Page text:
(And thanks to all who came out to see my band, Age Against The Machine at the C-note in Hull, MA last night- the crowd was incredible(!), and we got to test out a ton of brand new original material, which we're recording in the studio right now with Producer extraordinaire, Jim Foster (P.O.D., Nullset, Gary Cherone (Extreme), Sully Erna (Godsmack) over at Media Boss Studios in Framingham, MA."
|Japanese Narrow Pre-fab house from Busydoo.com- we'll have to try and find more photos and info on this later!|
Exclusive Interview with "Larkitect" Derek Diedricksen
A few weeks ago I posted an article about the world's most loveable "big-kid" designer, Derek "Deek" Diedricksen, whose mini dwellings have captured attention for being at once imaginative and functional. You can explore his structures in his YouTube series, "Tiny Yellow House" and also his book, "Humble Homes Simple Shacks Cozy Cottages Ramshackle Retreats Funky Forts," which we will be reviewing soon, once we have sufficiently pored over it from cover to cover! After contacting him, Deek very kindly agreed to do an exclusive interview for our blog, which I want to share with you all here.
1. So, Deek, how did you first become interested in designing and constructing tiny dwellings?
Well, that's actually a pretty lengthy, eye-glazing tale, but more or less, being fort-obsessed as a kid, an outdoors nut, a boy scout later on (Eagle Scout), and having a woodworking teacher as a father, the transition and implantation of my interest in small architecture was somewhat inevitable. I grew up in a small house, shared a small room with my brother Dustin until high school, vacationed in Maine and Vermont in tiny cabins, camped out all the time with the family, and just grew up loving the whole "Cabin" aesthethic and getaway-mentality. To me "Small houses" were synonymous with fun, freedom, and coziness.
My father, Glenn, also gave me the book "Tiny Houses" by Lester Walker for my 10th birthday, which was another one of the catalysts that showed me that it was OK to keep an interest in this alive into adulthood. That, along with him and my mother, Sigrid, being very supportive and tolerant of the childhood construction projects of me and my brother, laid the groundwork for my future and current "obsession" with all this. My father was also a high school woodworking teacher in Guilford, CT- which didn't hurt either in terms of knowledge and the array of available tools at home.,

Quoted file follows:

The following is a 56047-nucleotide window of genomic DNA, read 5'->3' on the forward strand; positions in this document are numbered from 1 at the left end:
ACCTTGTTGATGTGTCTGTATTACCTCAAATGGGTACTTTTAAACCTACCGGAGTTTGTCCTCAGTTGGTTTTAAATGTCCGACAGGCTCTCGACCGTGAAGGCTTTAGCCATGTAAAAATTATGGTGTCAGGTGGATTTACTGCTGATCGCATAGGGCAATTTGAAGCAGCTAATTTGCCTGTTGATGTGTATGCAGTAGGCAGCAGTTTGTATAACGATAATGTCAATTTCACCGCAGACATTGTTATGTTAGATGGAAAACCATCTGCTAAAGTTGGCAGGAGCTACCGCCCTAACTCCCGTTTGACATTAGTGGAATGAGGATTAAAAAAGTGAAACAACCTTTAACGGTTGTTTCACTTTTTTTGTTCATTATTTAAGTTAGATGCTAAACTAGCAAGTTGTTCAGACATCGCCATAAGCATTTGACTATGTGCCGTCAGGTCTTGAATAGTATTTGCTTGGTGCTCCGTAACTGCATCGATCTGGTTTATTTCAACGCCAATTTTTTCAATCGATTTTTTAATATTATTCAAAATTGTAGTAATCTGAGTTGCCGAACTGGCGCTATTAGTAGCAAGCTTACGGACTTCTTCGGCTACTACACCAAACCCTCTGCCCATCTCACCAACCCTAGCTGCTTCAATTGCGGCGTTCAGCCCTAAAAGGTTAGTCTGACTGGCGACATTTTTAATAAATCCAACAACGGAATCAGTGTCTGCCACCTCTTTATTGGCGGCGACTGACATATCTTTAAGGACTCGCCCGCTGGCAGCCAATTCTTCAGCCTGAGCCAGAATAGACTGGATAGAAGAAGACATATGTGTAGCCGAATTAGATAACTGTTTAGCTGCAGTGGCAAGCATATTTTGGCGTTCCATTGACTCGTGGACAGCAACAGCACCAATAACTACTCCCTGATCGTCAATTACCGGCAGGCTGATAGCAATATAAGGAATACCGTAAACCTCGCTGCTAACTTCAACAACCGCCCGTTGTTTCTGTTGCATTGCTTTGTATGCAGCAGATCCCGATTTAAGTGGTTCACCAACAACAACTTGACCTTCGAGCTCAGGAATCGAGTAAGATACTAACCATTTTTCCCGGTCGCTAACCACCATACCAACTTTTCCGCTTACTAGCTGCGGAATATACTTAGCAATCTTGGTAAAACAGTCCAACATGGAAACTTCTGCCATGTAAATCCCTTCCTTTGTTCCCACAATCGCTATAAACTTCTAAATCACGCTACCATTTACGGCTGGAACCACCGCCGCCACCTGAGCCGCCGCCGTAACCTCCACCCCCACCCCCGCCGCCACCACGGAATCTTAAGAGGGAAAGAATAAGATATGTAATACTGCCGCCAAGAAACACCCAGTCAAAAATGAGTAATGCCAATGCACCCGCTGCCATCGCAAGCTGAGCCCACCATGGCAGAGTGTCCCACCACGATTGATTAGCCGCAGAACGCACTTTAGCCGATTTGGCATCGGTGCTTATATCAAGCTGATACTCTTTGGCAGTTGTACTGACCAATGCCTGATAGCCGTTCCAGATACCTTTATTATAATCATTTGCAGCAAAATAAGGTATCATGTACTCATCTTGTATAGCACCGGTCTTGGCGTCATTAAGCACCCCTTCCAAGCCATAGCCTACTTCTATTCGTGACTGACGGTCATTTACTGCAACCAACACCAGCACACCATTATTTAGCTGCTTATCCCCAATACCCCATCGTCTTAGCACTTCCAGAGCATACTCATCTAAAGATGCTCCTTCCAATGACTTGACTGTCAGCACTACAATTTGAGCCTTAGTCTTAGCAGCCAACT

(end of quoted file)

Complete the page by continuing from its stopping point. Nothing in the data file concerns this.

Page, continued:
2. Tell me about the first structure you built. How old were you? What was it called? (I'm assuming you lovingly name all your creations). What was its purpose, if any?
I built a TON, and I mean a ton of ramshackle kid forts when I was very young, in fact I often had more than one being worked on at any given time, but the FIRST cabin I built, that I consider an initial step into a more "serious" approach, surprisingly didn't have a name. It was a 6' by 8' one-pitch roofed shed in my back yard in Madison, CT that my brother, Dustin, and my good friend, Dane Sjoblom, cobbled together. It had heat, insulation, a hammock, platform bed, a "real" window, electricity, and vintage typewriter on a desk that I used to peck away stories on. This cabin/shed sat right next to a little turtle pond that my brother and I hand dug too.
Why did we go to such lengths to construct something like this? Well, my parents weren't too fond, understandably, of my brother and I incessantly playing video games when the first Nintendo system came out, and since we only had one TV and they didn't want us monopolizing it, we built our own little getaway house out back, where we could blast away digital aliens on a tiny, discarded, black and white television to our hearts content. We had quite a few fun sleepovers in that cabin. My father, Glenn, did help us build the door, and a few other things, but for the most part, at age 11 (my brother was 8), we almost built the entire things ourselves, design and all. Sadly, from years of not being used, and sitting there unmaintained for so long, we had to finally dismantle is several years ago.